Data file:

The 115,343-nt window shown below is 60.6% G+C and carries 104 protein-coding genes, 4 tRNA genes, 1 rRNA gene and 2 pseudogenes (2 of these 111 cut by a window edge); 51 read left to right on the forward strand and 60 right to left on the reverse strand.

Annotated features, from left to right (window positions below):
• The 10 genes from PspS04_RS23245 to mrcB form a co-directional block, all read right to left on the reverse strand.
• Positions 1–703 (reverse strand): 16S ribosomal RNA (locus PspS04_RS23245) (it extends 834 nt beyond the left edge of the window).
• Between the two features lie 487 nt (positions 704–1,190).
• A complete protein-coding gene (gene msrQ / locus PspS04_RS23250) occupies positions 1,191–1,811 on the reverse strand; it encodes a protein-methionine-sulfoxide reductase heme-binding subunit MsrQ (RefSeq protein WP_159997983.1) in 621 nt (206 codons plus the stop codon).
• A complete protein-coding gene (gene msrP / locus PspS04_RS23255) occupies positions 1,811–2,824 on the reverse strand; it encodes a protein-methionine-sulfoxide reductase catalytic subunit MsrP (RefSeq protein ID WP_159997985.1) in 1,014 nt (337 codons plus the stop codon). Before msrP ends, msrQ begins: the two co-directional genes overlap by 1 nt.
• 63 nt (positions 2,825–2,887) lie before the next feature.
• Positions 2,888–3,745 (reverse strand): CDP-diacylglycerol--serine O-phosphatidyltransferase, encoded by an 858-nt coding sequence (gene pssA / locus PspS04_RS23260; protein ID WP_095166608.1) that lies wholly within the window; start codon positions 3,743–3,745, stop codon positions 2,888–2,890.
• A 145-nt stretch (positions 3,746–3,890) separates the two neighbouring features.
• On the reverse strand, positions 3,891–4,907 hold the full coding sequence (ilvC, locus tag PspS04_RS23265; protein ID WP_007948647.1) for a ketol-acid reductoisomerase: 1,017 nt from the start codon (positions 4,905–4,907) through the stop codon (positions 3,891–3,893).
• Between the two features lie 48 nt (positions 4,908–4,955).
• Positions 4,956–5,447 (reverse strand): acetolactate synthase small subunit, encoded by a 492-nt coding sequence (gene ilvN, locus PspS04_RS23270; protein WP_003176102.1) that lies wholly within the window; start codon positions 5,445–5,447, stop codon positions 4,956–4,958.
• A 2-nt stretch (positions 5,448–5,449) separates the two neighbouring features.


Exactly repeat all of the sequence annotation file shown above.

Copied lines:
The 115,343-nt window shown below is 60.6% G+C and carries 104 protein-coding genes, 4 tRNA genes, 1 rRNA gene and 2 pseudogenes (2 of these 111 cut by a window edge); 51 read left to right on the forward strand and 60 right to left on the reverse strand.

Annotated features, from left to right (window positions below):
• The 10 genes from PspS04_RS23245 to mrcB form a co-directional block, all read right to left on the reverse strand.
• Positions 1–703 (reverse strand): 16S ribosomal RNA (locus PspS04_RS23245) (it extends 834 nt beyond the left edge of the window).
• Between the two features lie 487 nt (positions 704–1,190).
• A complete protein-coding gene (gene msrQ / locus PspS04_RS23250) occupies positions 1,191–1,811 on the reverse strand; it encodes a protein-methionine-sulfoxide reductase heme-binding subunit MsrQ (RefSeq protein WP_159997983.1) in 621 nt (206 codons plus the stop codon).
• A complete protein-coding gene (gene msrP / locus PspS04_RS23255) occupies positions 1,811–2,824 on the reverse strand; it encodes a protein-methionine-sulfoxide reductase catalytic subunit MsrP (RefSeq protein ID WP_159997985.1) in 1,014 nt (337 codons plus the stop codon). Before msrP ends, msrQ begins: the two co-directional genes overlap by 1 nt.
• 63 nt (positions 2,825–2,887) lie before the next feature.
• Positions 2,888–3,745 (reverse strand): CDP-diacylglycerol--serine O-phosphatidyltransferase, encoded by an 858-nt coding sequence (gene pssA / locus PspS04_RS23260; protein ID WP_095166608.1) that lies wholly within the window; start codon positions 3,743–3,745, stop codon positions 2,888–2,890.
• A 145-nt stretch (positions 3,746–3,890) separates the two neighbouring features.
• On the reverse strand, positions 3,891–4,907 hold the full coding sequence (ilvC, locus tag PspS04_RS23265; protein ID WP_007948647.1) for a ketol-acid reductoisomerase: 1,017 nt from the start codon (positions 4,905–4,907) through the stop codon (positions 3,891–3,893).
• Between the two features lie 48 nt (positions 4,908–4,955).
• Positions 4,956–5,447 (reverse strand): acetolactate synthase small subunit, encoded by a 492-nt coding sequence (gene ilvN, locus PspS04_RS23270; protein WP_003176102.1) that lies wholly within the window; start codon positions 5,445–5,447, stop codon positions 4,956–4,958.
• A 2-nt stretch (positions 5,448–5,449) separates the two neighbouring features.